Class Ideas ~Talking To Elders

Talking To Elders


Talking to someone who is older than you is a very tricky situation. Like in the picture, they might have a funny sense of humor, but you won't know that until you follow the rules.


Even if you know them there is something very important to understand. Unless they have a mental disability, they know more than you do. In fact, the older they are, the more they know of things you were never taught nor will ever need to be taught. This information is valuable in several ways.

1. Respect, unless this person is a criminal, (even then a distance polite is appropriate if you come in contact with the.) is something you must give that person. Even if their information is useless to your perception of needs, your view is narrowed to your experiences, theirs include your experiences and they can see where your path deviates when you cannot. Even if you will be unable to fit that knowledge in your needs there is absolutely nothing wrong with knowing it-just in case. Just In Case is the condition where suddenly you do need the information stored in that mental file of, I don’t need it. Having extra information laying around is super important, because you never know if you will need it.

In some cultures, and in specific since I know about the culture I am talking about; my husbands, he is an Inupiaq Native American, it is unforgivable for children to not be taught to first respect their elders, then to be schooled in part by them as they grow into adulthood, but once they reach adulthood themselves they are responsible for being a part of the caregiving to any parents and grandparents in the family. This includes any unattached tribal members who have lost all of their family members. When you teach this behavior in any culture your children will grow up connected to every aspect of the family. This has a joyful and soothing effect long term on a person’s deeper, inner self. Wee have applied this behavior in our family and it has been very affective to the overall mental health in the family core and each individual.



2. Courtesy is the next important consideration. Interrupting an elder no matter if they are your elder or someone else’s, is not appropriate. It does not matter if they talk slow, repeat themselves, have opinions that you don’t believe in, you still have to wait out their conversation and contemplate if fairly this means to listen quietly take the time to let the information in and think about it. Refer to the first paragraph, respect. You may come in contact with someone who is your superior who has the same opinion, it helps you relate to them. Of course, the two go hand in hand so it is important to instill in a child these two things.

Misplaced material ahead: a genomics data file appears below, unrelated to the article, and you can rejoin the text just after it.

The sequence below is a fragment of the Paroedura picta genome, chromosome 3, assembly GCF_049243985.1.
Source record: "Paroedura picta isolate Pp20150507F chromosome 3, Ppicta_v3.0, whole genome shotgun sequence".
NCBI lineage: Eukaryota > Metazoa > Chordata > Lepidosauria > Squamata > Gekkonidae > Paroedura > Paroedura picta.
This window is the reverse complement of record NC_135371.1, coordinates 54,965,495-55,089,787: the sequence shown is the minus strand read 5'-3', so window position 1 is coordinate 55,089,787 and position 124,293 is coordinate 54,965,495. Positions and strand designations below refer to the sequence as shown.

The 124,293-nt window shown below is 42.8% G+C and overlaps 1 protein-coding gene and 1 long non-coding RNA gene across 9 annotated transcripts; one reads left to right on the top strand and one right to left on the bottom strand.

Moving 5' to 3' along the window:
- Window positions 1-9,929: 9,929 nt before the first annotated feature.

Remind them buy not allowing them to interrupt or to become demanding, especially if the elder is frail.


3. Love is another important thing you can teach a child. Not the romantic love but a selfless love of the people around them who are older. It helps with their ability to be kind and gentle and it teaches the child that interacting with people through a loving nature makes it easier to be respectful as well as courteous.


4. Knowing all these things allows a child to ask questions or to just converse in a positive manner, without making the elder feel that they are not valued as important. Everyone wants to feel that others think they are significant.


5. Teach them to look in the persons eyes when talking to them. This helps a child learn how their comments, questions and discussions are affecting the other person, this helps the child learn to not make comments that are hurtful. It also helps the elder feel that they are an important part of a conversation. It does matter.


6. Teach the child that by learning the things that the elder knows, their own lives will be richer. Teach the child to value this type of knowledge. The child will grow to be a better adult.

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